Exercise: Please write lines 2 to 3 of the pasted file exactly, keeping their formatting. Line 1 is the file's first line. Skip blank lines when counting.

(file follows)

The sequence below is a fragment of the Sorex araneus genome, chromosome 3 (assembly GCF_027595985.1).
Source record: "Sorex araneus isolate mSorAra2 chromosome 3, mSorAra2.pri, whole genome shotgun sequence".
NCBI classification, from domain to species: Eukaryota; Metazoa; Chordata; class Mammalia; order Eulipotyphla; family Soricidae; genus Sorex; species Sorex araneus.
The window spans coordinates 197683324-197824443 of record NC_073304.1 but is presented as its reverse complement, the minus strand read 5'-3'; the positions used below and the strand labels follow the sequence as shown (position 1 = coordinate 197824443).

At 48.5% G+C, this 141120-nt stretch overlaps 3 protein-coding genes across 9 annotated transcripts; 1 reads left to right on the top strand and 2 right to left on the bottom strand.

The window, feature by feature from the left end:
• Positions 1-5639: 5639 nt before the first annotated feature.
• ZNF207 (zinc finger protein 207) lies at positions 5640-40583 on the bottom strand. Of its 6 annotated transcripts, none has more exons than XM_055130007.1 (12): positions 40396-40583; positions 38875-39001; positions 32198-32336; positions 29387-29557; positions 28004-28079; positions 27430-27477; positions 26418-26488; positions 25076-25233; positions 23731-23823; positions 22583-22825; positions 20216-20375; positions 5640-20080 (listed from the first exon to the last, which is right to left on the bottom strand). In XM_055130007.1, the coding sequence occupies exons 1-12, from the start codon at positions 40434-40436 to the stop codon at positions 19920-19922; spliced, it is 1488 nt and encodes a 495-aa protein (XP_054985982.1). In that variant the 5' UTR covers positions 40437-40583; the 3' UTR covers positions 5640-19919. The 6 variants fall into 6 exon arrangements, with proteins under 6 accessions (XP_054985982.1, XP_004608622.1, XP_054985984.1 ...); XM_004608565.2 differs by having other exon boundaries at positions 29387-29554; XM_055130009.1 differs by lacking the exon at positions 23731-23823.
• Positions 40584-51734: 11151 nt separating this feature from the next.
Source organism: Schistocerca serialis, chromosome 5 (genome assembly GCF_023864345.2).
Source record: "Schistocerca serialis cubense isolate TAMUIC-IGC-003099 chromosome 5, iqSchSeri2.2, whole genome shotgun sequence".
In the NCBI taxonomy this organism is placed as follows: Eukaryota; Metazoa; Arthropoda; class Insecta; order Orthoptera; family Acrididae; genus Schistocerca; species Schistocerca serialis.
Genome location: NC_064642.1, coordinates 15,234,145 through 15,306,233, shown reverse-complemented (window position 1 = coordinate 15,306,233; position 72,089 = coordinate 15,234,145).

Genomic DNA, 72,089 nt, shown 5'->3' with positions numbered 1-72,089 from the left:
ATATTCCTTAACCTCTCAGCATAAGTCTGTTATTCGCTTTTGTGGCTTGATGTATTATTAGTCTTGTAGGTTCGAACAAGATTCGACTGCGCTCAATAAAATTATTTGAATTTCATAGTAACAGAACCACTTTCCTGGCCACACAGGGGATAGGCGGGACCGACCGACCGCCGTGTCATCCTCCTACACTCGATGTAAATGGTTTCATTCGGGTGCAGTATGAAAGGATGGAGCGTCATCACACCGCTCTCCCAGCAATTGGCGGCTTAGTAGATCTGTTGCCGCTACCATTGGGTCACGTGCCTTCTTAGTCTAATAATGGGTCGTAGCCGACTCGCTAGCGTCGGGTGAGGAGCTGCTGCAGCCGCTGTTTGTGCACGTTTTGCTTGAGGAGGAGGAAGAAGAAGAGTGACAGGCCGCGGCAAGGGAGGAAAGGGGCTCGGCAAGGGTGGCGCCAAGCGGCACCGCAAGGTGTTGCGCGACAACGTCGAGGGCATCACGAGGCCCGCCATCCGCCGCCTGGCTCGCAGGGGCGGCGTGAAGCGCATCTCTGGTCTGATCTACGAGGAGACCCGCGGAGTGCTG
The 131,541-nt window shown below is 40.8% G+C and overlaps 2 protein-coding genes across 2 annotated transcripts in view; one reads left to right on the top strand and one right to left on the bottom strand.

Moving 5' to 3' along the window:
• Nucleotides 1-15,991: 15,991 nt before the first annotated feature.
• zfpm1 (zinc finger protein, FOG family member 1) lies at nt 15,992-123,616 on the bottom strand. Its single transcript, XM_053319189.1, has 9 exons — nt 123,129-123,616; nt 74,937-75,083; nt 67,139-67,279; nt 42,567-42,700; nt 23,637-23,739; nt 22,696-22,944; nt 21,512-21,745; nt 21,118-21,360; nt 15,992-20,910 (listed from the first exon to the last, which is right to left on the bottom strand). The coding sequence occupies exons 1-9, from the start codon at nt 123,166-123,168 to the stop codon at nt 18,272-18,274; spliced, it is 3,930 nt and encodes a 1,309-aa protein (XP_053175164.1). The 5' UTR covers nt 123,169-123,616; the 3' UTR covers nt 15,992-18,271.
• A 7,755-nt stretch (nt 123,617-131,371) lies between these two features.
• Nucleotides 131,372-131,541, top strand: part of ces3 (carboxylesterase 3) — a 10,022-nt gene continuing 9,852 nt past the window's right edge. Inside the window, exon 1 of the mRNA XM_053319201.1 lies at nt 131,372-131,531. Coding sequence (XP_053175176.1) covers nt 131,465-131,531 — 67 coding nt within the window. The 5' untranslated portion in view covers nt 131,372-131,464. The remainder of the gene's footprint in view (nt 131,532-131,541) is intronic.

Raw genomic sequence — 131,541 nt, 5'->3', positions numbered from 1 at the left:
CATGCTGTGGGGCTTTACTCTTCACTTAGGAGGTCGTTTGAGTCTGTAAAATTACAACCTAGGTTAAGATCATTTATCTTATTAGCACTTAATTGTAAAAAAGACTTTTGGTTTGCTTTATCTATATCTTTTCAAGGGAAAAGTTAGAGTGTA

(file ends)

Source record: "Sorex araneus isolate mSorAra2 chromosome 3, mSorAra2.pri, whole genome shotgun sequence".
NCBI classification, from domain to species: Eukaryota; Metazoa; Chordata; class Mammalia; order Eulipotyphla; family Soricidae; genus Sorex; species Sorex araneus.